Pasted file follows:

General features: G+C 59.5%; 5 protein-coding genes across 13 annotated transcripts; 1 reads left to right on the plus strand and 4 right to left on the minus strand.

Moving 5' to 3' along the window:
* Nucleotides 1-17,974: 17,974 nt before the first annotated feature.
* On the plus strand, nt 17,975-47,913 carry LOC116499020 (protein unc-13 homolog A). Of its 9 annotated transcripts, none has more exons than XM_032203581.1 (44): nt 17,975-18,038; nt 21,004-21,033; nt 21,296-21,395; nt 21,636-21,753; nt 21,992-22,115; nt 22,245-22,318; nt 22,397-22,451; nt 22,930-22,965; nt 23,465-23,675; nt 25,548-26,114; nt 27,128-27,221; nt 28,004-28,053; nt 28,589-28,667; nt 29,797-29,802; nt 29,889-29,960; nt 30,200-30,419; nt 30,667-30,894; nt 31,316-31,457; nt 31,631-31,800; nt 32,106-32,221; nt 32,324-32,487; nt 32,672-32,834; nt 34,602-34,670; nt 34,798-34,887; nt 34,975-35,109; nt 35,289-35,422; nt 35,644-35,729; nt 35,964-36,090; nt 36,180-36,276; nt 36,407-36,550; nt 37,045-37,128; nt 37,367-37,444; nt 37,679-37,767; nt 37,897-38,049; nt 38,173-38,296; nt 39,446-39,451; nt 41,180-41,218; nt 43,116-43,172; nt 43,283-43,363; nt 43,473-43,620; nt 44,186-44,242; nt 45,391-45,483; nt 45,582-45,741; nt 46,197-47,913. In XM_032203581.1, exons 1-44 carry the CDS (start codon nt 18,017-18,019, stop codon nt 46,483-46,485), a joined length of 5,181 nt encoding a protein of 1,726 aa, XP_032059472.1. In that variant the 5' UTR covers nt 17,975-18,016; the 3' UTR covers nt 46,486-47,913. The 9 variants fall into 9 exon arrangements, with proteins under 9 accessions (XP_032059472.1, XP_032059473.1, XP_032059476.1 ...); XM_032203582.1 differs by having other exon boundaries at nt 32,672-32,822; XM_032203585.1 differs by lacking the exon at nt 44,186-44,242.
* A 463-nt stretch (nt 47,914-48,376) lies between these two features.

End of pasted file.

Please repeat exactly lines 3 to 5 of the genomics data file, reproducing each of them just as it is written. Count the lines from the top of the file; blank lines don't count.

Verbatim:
* Nucleotides 1-17,974: 17,974 nt before the first annotated feature.
* On the plus strand, nt 17,975-47,913 carry LOC116499020 (protein unc-13 homolog A). Of its 9 annotated transcripts, none has more exons than XM_032203581.1 (44): nt 17,975-18,038; nt 21,004-21,033; nt 21,296-21,395; nt 21,636-21,753; nt 21,992-22,115; nt 22,245-22,318; nt 22,397-22,451; nt 22,930-22,965; nt 23,465-23,675; nt 25,548-26,114; nt 27,128-27,221; nt 28,004-28,053; nt 28,589-28,667; nt 29,797-29,802; nt 29,889-29,960; nt 30,200-30,419; nt 30,667-30,894; nt 31,316-31,457; nt 31,631-31,800; nt 32,106-32,221; nt 32,324-32,487; nt 32,672-32,834; nt 34,602-34,670; nt 34,798-34,887; nt 34,975-35,109; nt 35,289-35,422; nt 35,644-35,729; nt 35,964-36,090; nt 36,180-36,276; nt 36,407-36,550; nt 37,045-37,128; nt 37,367-37,444; nt 37,679-37,767; nt 37,897-38,049; nt 38,173-38,296; nt 39,446-39,451; nt 41,180-41,218; nt 43,116-43,172; nt 43,283-43,363; nt 43,473-43,620; nt 44,186-44,242; nt 45,391-45,483; nt 45,582-45,741; nt 46,197-47,913. In XM_032203581.1, exons 1-44 carry the CDS (start codon nt 18,017-18,019, stop codon nt 46,483-46,485), a joined length of 5,181 nt encoding a protein of 1,726 aa, XP_032059472.1. In that variant the 5' UTR covers nt 17,975-18,016; the 3' UTR covers nt 46,486-47,913. The 9 variants fall into 9 exon arrangements, with proteins under 9 accessions (XP_032059472.1, XP_032059473.1, XP_032059476.1 ...); XM_032203582.1 differs by having other exon boundaries at nt 32,672-32,822; XM_032203585.1 differs by lacking the exon at nt 44,186-44,242.
* A 463-nt stretch (nt 47,914-48,376) lies between these two features.